COLUMBUS, Ohio (AP) — Proposed safety measures in response to the East Palestine train derailment are part of a $12.6 billion state transportation budget passed Wednesday by the Ohio House with bipartisan support.
The budget proposal would fund pavement, bridges and other highway projects over two years and includes $1 billion targeted for improvements to rural highways. It would also lower fees for plug-in hybrid electric vehicle owners.
Weeks after a Norfolk Southern train carrying hazardous materials derailed in a fiery crash in the small eastern Ohio village, lawmakers included a provision to require that those who receive messages on defects picked up by a railroad’s wayside detector system must immediately notify a train operator.
The system detects mechanical issues such as overheated wheel bearings like the one noted in the East Palestine accident. The derailment led to a toxic chemical release, the evacuation of part of the town, a multi-government emergency response and ongoing concerns about contaminated drinking water and long-term health effects.
Other railway-related provisions in the budget include mandating a two-person crew for freight trains and requiring the Public Utilities Commission of Ohio and Ohio Environmental Protection Agency to submit written reports to the Legislature regarding the transportation of hazardous materials and waste.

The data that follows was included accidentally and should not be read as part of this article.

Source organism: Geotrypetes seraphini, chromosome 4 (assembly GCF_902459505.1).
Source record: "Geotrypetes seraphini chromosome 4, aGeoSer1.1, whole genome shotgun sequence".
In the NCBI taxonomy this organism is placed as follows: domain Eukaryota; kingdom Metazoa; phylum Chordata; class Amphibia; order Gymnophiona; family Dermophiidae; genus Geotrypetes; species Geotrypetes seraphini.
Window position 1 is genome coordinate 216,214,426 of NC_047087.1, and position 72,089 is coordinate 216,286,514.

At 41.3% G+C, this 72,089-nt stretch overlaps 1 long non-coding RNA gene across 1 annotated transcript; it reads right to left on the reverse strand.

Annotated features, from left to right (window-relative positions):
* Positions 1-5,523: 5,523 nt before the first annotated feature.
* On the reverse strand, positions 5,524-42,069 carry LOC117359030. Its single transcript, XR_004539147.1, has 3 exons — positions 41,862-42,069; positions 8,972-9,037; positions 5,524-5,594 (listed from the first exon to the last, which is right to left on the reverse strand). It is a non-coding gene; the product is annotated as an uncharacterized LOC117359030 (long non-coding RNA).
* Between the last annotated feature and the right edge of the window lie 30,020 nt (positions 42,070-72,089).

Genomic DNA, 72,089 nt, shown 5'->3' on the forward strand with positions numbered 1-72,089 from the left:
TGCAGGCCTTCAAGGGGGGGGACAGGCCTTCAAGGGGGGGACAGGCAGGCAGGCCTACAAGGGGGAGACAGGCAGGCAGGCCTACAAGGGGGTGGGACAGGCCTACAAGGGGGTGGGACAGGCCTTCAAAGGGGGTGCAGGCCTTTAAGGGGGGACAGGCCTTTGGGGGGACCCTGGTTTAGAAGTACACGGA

The Ohio Railroad Association has said in testimony that several of the provisions addressing rail safety are preempted by federal law. State lawmakers disagreed, saying the General Assembly can put statewide safeguards in place to help protect its constituents.
Speaker Jason Stephens, a southern Ohio Republican, said implementing the provisions made an important statement to all Ohioans about the Legislature’s commitment to rail safety, especially those impacted by the derailment. How they will interact with federal law, he said, will ultimately lie with the courts and with the U.S. Congress.
Under another part of the budget proposal, plug-in hybrid electric vehicle owners would see lower annual registration fees, with costs decreasing from $200 to $100 starting in 2024.
House Finance Committee Chair Rep. Jay Edwards, a Nelsonville Republican, said lowering the fees was about fairness, as gas-powered vehicle owners pay around $180 in gas tax per year while plug-in hybrid owners pay around $65 annually on top of the current registration fee.
The budget now goes to the Senate for consideration.